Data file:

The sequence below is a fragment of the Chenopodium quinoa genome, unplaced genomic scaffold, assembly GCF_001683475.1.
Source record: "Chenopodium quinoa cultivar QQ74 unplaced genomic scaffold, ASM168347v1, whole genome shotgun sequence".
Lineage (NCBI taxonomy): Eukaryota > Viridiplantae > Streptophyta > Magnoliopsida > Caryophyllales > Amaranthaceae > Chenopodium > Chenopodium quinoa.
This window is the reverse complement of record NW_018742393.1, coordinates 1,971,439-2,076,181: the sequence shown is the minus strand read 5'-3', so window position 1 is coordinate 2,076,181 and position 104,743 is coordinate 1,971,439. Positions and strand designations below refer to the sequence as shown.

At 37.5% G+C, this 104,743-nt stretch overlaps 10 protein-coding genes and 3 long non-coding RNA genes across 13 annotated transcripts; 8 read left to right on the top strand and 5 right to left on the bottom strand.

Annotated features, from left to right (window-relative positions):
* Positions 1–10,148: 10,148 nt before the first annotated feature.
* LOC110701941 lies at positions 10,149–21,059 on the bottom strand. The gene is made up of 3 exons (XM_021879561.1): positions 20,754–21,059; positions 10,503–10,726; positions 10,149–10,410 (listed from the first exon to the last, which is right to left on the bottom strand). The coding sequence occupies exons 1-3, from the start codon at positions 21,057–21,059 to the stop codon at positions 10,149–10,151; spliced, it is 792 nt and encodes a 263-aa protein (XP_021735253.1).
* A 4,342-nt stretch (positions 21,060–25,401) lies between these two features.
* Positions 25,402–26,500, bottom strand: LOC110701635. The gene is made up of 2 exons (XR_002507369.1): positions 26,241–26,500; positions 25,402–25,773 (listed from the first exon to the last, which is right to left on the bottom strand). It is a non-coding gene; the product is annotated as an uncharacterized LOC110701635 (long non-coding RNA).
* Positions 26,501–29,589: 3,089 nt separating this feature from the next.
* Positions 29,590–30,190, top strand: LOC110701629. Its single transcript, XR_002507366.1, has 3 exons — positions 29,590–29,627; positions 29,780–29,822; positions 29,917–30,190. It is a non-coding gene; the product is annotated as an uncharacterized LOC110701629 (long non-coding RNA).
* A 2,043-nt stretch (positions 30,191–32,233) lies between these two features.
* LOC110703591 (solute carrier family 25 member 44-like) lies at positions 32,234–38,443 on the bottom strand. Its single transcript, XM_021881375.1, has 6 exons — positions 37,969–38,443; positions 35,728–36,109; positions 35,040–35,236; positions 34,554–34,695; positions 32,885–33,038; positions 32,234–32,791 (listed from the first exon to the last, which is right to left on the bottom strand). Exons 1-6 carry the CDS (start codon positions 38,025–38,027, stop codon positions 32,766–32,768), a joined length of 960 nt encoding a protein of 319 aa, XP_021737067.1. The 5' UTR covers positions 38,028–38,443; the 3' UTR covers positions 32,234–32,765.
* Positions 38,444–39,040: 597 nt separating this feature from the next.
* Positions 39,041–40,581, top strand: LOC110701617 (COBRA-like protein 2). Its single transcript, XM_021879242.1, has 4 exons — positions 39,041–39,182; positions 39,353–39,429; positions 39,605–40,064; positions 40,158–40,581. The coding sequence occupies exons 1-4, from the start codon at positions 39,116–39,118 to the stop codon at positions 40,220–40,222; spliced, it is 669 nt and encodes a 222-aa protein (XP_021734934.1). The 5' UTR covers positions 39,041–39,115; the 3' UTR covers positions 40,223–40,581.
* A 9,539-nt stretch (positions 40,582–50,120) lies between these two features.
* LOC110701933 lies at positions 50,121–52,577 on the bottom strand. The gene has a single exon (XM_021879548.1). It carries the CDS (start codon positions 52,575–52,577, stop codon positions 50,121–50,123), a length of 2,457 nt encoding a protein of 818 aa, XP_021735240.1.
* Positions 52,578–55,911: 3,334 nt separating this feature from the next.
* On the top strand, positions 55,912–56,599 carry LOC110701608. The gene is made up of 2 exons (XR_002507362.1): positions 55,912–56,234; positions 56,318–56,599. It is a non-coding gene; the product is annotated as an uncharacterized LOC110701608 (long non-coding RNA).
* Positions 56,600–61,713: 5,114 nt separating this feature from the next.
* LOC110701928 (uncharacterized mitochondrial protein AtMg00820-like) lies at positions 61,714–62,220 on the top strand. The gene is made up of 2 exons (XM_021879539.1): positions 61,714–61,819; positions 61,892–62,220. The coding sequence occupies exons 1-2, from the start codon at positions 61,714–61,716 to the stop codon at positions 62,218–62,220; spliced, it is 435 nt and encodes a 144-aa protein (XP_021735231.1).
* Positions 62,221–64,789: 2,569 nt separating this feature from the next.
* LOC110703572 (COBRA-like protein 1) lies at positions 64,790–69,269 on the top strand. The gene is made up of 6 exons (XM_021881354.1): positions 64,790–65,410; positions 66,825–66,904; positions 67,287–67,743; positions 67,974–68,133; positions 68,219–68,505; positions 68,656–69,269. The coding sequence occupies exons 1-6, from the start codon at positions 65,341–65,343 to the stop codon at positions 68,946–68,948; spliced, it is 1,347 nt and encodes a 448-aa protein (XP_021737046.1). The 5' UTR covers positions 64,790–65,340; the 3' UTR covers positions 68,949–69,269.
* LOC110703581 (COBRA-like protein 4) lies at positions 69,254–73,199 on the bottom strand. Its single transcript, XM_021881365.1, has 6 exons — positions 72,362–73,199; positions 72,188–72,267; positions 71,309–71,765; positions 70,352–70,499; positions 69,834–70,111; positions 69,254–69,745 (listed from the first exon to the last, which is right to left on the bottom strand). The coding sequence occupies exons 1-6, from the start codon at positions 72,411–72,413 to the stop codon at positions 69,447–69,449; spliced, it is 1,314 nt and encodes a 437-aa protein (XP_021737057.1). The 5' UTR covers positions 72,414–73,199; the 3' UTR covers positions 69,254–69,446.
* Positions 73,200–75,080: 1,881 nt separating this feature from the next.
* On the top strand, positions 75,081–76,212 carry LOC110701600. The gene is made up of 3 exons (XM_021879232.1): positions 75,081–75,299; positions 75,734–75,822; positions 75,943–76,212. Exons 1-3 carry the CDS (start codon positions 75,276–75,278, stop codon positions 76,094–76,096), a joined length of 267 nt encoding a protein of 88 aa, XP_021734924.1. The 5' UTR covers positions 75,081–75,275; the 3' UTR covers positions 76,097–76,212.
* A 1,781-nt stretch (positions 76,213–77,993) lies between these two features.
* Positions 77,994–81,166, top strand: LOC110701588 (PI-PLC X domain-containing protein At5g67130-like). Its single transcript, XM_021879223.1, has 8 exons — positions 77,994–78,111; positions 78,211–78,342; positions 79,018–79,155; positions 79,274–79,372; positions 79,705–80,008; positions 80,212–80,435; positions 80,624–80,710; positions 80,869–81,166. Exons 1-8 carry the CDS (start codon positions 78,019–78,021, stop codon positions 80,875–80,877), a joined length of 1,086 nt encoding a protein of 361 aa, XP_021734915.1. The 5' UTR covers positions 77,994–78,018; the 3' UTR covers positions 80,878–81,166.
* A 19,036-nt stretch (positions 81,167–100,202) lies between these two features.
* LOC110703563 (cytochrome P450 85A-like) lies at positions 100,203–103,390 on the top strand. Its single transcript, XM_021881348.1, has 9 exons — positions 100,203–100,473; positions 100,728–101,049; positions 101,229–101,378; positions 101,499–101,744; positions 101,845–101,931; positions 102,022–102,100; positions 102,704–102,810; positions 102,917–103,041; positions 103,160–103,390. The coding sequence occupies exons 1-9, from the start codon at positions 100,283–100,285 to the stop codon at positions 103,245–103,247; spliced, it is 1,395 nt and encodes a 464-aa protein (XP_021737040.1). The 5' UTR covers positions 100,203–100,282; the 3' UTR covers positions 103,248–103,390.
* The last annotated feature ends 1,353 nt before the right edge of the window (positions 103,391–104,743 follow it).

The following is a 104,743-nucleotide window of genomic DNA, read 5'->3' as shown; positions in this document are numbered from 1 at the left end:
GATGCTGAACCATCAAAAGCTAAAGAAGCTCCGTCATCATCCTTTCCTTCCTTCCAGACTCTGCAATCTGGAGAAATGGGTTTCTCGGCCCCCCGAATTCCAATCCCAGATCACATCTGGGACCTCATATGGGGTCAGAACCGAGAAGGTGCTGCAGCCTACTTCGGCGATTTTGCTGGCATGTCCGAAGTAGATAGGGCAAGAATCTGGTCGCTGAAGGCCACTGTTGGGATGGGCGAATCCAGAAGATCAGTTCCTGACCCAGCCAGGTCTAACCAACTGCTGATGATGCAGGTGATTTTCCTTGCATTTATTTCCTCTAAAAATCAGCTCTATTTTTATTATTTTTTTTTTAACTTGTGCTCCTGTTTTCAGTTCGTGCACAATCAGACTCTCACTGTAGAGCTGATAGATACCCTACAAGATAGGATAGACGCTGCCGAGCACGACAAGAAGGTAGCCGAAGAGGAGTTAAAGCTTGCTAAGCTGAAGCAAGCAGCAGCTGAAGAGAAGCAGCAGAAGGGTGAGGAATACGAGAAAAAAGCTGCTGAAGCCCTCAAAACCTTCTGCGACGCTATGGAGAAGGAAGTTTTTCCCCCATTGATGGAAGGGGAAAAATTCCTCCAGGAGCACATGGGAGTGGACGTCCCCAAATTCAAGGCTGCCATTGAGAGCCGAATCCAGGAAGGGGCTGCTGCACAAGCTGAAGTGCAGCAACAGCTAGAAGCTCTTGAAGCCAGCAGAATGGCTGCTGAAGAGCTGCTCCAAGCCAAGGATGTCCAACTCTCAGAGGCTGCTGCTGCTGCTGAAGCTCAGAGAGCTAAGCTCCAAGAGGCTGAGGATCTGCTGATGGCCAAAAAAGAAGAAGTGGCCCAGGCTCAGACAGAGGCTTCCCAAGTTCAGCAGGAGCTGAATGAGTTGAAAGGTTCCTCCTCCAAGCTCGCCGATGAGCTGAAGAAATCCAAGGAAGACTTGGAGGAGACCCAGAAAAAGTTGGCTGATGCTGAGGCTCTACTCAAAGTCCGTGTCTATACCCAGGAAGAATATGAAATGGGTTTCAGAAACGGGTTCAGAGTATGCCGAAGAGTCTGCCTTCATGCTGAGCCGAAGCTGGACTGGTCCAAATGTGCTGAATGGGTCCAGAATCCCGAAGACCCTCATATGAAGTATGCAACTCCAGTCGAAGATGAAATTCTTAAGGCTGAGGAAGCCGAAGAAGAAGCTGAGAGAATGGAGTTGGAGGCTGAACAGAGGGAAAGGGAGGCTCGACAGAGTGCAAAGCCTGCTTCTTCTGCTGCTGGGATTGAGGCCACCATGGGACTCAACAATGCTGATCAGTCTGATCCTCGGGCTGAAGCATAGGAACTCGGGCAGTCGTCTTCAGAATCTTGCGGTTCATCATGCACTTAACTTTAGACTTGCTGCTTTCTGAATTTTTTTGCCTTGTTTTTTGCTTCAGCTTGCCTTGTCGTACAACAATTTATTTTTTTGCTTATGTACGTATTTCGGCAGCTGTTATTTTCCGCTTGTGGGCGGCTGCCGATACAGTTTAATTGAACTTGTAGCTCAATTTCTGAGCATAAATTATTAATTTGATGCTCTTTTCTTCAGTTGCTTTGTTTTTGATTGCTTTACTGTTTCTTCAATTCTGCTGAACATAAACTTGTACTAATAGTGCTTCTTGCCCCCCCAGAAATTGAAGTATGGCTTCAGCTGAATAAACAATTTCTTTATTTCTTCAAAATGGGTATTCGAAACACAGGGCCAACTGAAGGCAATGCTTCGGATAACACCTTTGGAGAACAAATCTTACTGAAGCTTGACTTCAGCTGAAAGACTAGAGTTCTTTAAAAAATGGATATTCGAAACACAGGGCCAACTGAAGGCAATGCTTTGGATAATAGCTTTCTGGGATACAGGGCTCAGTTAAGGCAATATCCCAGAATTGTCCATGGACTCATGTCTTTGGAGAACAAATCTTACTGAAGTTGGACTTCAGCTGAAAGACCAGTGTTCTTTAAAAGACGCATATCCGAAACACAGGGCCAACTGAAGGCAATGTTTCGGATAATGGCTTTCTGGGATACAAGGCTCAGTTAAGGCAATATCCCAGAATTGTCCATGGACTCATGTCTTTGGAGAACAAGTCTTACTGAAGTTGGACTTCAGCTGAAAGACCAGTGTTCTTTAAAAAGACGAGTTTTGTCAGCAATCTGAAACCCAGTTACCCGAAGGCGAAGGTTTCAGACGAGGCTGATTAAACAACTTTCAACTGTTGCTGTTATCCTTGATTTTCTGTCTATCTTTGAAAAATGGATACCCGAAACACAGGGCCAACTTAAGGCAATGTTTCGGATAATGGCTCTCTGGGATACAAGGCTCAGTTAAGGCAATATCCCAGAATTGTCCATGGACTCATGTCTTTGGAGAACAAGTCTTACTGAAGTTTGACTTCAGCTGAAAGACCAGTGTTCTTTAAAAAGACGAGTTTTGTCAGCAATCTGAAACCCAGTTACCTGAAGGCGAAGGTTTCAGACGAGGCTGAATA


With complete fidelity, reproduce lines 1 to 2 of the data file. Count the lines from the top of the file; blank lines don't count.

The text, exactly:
The sequence below is a fragment of the Chenopodium quinoa genome, unplaced genomic scaffold, assembly GCF_001683475.1.
Source record: "Chenopodium quinoa cultivar QQ74 unplaced genomic scaffold, ASM168347v1, whole genome shotgun sequence".